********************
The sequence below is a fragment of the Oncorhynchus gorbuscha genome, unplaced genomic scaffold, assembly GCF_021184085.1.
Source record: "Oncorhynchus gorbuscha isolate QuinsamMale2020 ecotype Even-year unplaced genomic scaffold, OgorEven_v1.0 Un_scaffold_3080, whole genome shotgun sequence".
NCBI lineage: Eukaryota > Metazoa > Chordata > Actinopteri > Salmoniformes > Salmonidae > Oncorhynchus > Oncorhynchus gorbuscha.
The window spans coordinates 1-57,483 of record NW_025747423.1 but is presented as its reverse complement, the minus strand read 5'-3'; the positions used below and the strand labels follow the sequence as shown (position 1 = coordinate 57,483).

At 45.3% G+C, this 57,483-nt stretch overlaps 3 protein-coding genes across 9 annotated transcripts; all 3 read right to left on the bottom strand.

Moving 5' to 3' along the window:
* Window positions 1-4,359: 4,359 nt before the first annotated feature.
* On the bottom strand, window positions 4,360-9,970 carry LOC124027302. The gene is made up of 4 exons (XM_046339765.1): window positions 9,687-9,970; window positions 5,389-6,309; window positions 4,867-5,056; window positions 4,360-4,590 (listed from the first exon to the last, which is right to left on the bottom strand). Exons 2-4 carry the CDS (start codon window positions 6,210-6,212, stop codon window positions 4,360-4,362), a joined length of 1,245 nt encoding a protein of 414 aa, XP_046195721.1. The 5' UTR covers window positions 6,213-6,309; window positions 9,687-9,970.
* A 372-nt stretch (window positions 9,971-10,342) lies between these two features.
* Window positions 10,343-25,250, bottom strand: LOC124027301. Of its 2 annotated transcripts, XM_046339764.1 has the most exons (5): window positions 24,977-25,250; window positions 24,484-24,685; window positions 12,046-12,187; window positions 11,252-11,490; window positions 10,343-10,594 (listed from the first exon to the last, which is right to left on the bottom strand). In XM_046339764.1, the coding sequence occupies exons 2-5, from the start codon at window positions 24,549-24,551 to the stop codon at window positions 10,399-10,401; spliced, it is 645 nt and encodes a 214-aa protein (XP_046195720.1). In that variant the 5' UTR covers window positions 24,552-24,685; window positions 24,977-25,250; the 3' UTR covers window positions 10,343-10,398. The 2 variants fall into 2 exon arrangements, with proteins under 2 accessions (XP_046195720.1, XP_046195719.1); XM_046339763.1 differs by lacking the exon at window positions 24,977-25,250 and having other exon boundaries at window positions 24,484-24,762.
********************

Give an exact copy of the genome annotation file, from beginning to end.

The sequence below is a fragment of the Oncorhynchus gorbuscha genome, unplaced genomic scaffold, assembly GCF_021184085.1.
Source record: "Oncorhynchus gorbuscha isolate QuinsamMale2020 ecotype Even-year unplaced genomic scaffold, OgorEven_v1.0 Un_scaffold_3080, whole genome shotgun sequence".
NCBI lineage: Eukaryota > Metazoa > Chordata > Actinopteri > Salmoniformes > Salmonidae > Oncorhynchus > Oncorhynchus gorbuscha.
The window spans coordinates 1-57,483 of record NW_025747423.1 but is presented as its reverse complement, the minus strand read 5'-3'; the positions used below and the strand labels follow the sequence as shown (position 1 = coordinate 57,483).

At 45.3% G+C, this 57,483-nt stretch overlaps 3 protein-coding genes across 9 annotated transcripts; all 3 read right to left on the bottom strand.

Moving 5' to 3' along the window:
* Window positions 1-4,359: 4,359 nt before the first annotated feature.
* On the bottom strand, window positions 4,360-9,970 carry LOC124027302. The gene is made up of 4 exons (XM_046339765.1): window positions 9,687-9,970; window positions 5,389-6,309; window positions 4,867-5,056; window positions 4,360-4,590 (listed from the first exon to the last, which is right to left on the bottom strand). Exons 2-4 carry the CDS (start codon window positions 6,210-6,212, stop codon window positions 4,360-4,362), a joined length of 1,245 nt encoding a protein of 414 aa, XP_046195721.1. The 5' UTR covers window positions 6,213-6,309; window positions 9,687-9,970.
* A 372-nt stretch (window positions 9,971-10,342) lies between these two features.
* Window positions 10,343-25,250, bottom strand: LOC124027301. Of its 2 annotated transcripts, XM_046339764.1 has the most exons (5): window positions 24,977-25,250; window positions 24,484-24,685; window positions 12,046-12,187; window positions 11,252-11,490; window positions 10,343-10,594 (listed from the first exon to the last, which is right to left on the bottom strand). In XM_046339764.1, the coding sequence occupies exons 2-5, from the start codon at window positions 24,549-24,551 to the stop codon at window positions 10,399-10,401; spliced, it is 645 nt and encodes a 214-aa protein (XP_046195720.1). In that variant the 5' UTR covers window positions 24,552-24,685; window positions 24,977-25,250; the 3' UTR covers window positions 10,343-10,398. The 2 variants fall into 2 exon arrangements, with proteins under 2 accessions (XP_046195720.1, XP_046195719.1); XM_046339763.1 differs by lacking the exon at window positions 24,977-25,250 and having other exon boundaries at window positions 24,484-24,762.